Tottenham potential should keep Pochettino away from Real Madrid, PSG
They know what is coming at Tottenham Hotspur and it is unavoidable, such has been the intensity of the speculation linking manager Mauricio Pochettino with Real Madrid and Paris Saint-Germain.
Wednesday's Champions League round of 16 first-leg tie between the two European giants at the Santiago Bernabeu, which ended with Real claiming a potentially-decisive 3-1 victory, had the feel of some kind of Pochettino eliminator, with the club which ultimately loses the tie set to move into pole position to lure the Argentine from Spurs.
Both Zinedine Zidane and Unai Emery will know that their futures at Real and PSG respectively depend on the outcome of their Champions League encounter, but equally, the Spurs hierarchy will already be bracing themselves for Pochettino to become the front-runner to replace the unlucky loser.
The 45-year-old is now the most sought-after coach in world football after transforming Spurs from perennial also-rans into genuine contenders. That he has done so by promoting and trusting young talent, such as Harry Kane and Dele Alli, without spending huge sums in the transfer market makes him even more attractive to the top clubs -- even those with seemingly unlimited resources like Real and PSG.
And Pochettino, who was considered by Manchester United as a possible successor to Louis van Gaal prior to Jose Mourinho's appointment in May 2016, has not shied away from the links to Europe's elite either.
Prior to Tottenham's Champions League clash with Real Madrid last October, he played up the speculation linking him to the Bernabeu hotseat by insisting "you never know what happens in the future" -- then at the same time (as a former Espanyol player and manager) insisting he could never coach rivals Barcelona.
Pochettino clearly values the personal connection. And, luckily for PSG, his links with the French club are strong having spent two years as a player at Parc des Princes between 2001-03.
It seems Pochettino is destined for the top as a coach, but Spurs chairman Daniel Levy will put every resource into ensuring that the former Southampton manager remains at the club to lead them into their new stadium and oversee a golden era at the new White Hart Lane.
The offer of a new contract, while not yet confirmed, will be high on Levy's agenda, with Pochettino less than two years into the five-year contract he signed in May 2016. But although Pochettino is clearly a man in demand, he does not hold all the aces; Spurs have a stronger hand than some give them credit for and they need to play it well.
There were many positives from Tottenham's stirring Champions League fightback against Juventus in Turin on Tuesday, when Pochettino's young team overturned a 2-0 deficit inside nine minutes to emerge with a 2-2 first-leg draw.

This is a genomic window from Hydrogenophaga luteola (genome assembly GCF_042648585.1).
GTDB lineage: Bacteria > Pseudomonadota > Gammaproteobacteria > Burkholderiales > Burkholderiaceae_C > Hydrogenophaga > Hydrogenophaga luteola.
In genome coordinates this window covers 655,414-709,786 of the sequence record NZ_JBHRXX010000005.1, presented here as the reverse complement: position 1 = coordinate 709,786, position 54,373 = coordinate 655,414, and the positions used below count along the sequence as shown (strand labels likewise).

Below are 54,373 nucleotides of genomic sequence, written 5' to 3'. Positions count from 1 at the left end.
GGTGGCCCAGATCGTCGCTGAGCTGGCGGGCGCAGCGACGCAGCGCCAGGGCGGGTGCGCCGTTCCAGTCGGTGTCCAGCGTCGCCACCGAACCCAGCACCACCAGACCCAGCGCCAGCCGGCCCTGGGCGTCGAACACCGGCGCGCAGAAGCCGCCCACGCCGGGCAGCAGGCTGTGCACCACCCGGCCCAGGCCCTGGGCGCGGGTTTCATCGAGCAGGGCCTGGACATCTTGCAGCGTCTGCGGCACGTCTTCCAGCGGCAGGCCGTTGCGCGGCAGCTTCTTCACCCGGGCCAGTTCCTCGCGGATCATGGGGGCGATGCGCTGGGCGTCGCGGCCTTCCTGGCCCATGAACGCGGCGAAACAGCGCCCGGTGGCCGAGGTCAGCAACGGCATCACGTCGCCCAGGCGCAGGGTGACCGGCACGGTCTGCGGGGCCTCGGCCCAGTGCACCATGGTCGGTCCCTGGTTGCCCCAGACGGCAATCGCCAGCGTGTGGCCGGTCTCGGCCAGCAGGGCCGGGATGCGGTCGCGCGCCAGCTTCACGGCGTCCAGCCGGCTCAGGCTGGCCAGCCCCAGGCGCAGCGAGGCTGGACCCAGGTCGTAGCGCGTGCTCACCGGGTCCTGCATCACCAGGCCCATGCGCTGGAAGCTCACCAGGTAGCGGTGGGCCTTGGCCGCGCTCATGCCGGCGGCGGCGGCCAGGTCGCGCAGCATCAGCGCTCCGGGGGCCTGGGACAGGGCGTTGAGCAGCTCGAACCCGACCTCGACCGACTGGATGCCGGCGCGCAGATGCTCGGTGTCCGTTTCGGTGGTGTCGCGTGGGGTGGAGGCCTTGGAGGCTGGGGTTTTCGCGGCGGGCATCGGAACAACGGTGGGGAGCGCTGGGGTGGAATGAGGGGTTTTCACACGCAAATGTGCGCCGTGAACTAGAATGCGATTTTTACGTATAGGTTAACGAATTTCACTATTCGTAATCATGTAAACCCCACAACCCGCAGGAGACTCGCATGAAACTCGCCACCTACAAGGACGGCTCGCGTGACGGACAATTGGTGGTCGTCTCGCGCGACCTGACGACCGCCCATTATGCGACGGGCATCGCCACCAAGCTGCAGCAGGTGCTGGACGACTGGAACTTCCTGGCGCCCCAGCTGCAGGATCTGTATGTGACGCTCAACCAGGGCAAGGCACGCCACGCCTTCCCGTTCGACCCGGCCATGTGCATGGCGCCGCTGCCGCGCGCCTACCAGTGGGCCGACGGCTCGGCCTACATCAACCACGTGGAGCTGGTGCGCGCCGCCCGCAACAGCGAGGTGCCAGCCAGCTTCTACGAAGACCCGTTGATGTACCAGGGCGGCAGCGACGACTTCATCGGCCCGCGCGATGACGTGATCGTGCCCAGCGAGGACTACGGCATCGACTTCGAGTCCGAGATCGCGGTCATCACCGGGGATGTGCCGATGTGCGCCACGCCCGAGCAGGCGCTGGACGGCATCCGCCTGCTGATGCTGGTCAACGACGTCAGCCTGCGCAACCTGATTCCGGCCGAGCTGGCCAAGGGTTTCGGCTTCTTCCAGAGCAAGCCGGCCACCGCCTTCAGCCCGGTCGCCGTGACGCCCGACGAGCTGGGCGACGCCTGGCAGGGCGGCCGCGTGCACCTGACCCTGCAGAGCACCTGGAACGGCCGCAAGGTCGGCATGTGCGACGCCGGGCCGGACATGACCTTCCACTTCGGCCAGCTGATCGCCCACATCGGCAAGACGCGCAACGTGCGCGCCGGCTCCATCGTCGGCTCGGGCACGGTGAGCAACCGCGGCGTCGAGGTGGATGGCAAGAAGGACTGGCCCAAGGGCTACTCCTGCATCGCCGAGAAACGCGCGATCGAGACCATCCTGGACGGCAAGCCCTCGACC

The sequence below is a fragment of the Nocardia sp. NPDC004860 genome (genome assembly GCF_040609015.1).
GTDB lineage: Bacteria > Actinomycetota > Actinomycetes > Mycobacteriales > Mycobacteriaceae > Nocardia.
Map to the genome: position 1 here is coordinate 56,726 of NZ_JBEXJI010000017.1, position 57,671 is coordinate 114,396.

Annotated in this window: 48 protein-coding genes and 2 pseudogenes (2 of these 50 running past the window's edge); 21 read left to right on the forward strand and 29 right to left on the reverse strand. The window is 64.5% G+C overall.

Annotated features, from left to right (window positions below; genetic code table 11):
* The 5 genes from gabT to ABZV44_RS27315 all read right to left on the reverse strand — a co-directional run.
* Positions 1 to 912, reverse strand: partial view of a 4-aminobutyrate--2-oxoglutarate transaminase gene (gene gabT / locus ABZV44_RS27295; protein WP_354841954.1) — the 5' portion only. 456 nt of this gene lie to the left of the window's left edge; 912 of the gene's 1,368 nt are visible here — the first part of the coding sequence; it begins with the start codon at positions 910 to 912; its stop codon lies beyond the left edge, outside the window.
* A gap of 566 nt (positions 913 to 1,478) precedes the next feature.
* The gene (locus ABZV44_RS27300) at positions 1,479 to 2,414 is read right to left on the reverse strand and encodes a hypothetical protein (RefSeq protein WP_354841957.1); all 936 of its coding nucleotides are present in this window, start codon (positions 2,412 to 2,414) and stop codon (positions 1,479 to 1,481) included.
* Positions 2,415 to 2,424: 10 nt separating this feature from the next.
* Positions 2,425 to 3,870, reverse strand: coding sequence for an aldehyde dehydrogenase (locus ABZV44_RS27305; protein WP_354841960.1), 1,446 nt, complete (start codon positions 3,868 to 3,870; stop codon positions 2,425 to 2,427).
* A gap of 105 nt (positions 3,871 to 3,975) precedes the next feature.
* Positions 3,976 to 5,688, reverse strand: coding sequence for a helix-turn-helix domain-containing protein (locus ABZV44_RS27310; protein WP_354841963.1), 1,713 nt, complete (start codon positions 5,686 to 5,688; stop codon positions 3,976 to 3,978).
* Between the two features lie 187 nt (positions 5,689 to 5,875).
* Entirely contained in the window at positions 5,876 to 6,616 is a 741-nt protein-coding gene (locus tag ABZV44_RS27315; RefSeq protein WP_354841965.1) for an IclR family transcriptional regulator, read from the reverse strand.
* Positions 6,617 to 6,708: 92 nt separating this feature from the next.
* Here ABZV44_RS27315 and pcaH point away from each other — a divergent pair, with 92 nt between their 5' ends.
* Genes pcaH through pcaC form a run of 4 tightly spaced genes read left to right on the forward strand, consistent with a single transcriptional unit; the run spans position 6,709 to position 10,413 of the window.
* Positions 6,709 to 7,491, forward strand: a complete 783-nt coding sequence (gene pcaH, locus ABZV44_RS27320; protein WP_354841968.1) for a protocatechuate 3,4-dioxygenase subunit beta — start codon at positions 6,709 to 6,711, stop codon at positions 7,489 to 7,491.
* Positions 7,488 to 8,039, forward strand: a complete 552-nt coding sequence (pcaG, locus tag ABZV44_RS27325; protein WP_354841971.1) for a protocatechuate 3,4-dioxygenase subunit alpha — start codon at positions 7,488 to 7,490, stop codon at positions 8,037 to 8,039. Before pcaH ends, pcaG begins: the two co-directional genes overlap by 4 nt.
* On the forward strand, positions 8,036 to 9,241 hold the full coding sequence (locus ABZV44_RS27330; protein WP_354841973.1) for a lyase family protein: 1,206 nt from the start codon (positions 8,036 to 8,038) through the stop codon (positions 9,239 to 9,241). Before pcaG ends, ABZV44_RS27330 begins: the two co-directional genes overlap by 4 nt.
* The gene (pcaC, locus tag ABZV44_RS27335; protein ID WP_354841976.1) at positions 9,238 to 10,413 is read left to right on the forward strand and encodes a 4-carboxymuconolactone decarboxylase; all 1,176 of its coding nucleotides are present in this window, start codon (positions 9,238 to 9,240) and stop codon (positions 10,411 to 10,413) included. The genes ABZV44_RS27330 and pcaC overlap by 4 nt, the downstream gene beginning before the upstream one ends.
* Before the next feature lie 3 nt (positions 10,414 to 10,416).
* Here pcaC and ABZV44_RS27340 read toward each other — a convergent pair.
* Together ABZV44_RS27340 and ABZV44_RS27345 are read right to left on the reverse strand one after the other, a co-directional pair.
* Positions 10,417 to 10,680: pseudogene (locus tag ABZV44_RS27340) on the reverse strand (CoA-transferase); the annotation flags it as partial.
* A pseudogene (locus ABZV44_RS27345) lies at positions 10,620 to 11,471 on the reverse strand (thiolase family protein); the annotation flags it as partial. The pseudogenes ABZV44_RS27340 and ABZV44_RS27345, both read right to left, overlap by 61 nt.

The sight of Kane, Alli, Christian Eriksen and Mousa Dembele dominating the big stage against a team as experienced and seasoned as Juventus was a sign that Spurs now belong among the elite. They continue to await their first piece of silverware under Pochettino, but the sense of Spurs now being on the cusp of something big is undeniable.
Pochettino has guided them to this point and it seems the team is now maturing into one capable of winning every competition it enters. So why would he even consider walking away from a party that is just about to get going?
"Project" is an over-used word in football, but Tottenham's project is ready to take off and Pochettino would surely take more pride and satisfaction from being a part of that than becoming the latest coach to jump on the carousel at the Bernabeu or Parc des Princes?
Real is a dream job for every coach in the game, but the European champions have an ageing squad in need of huge reinvestment. And, despite this, the intense pressure to deliver would not diminish.
Real could be a case of the right job at the wrong time and although PSG would offer Pochettino a squad capable of winning domestic glory in France, it's debatable whether they are any closer to Champions League success than Spurs. And of course the pressure and expectations at both those clubs would far outweigh what he has to deal with at Spurs, where he is quite rightly the master of all he surveys.
It's possible there is some frustration inside Pochettino about Tottenham's near misses in recent seasons, when they have come close to Premier League success but ultimately faltered.
Manchester City's mammoth spending under Pep Guardiola has taken them beyond Spurs and the chasing pack this season, so Pochettino may believe that it is becoming a closed shop in terms of winning trophies in England. But his team are now capable of beating the best and winning, which is why Sunday's FA Cup fifth round tie against League One Rochdale is so important.
Win that, and Spurs are just two games away from the FA Cup final and a potential first trophy.
When the first piece of silverware arrives, many could follow. That prospect may be enough for Pochettino to reject any lucrative offers from Madrid or Paris because, if he leaves now, imagine how painful it would be to watch his replacement deliver success with the team he built.
Mark Ogden is a senior football writer for ESPN FC. Follow him @MarkOgden_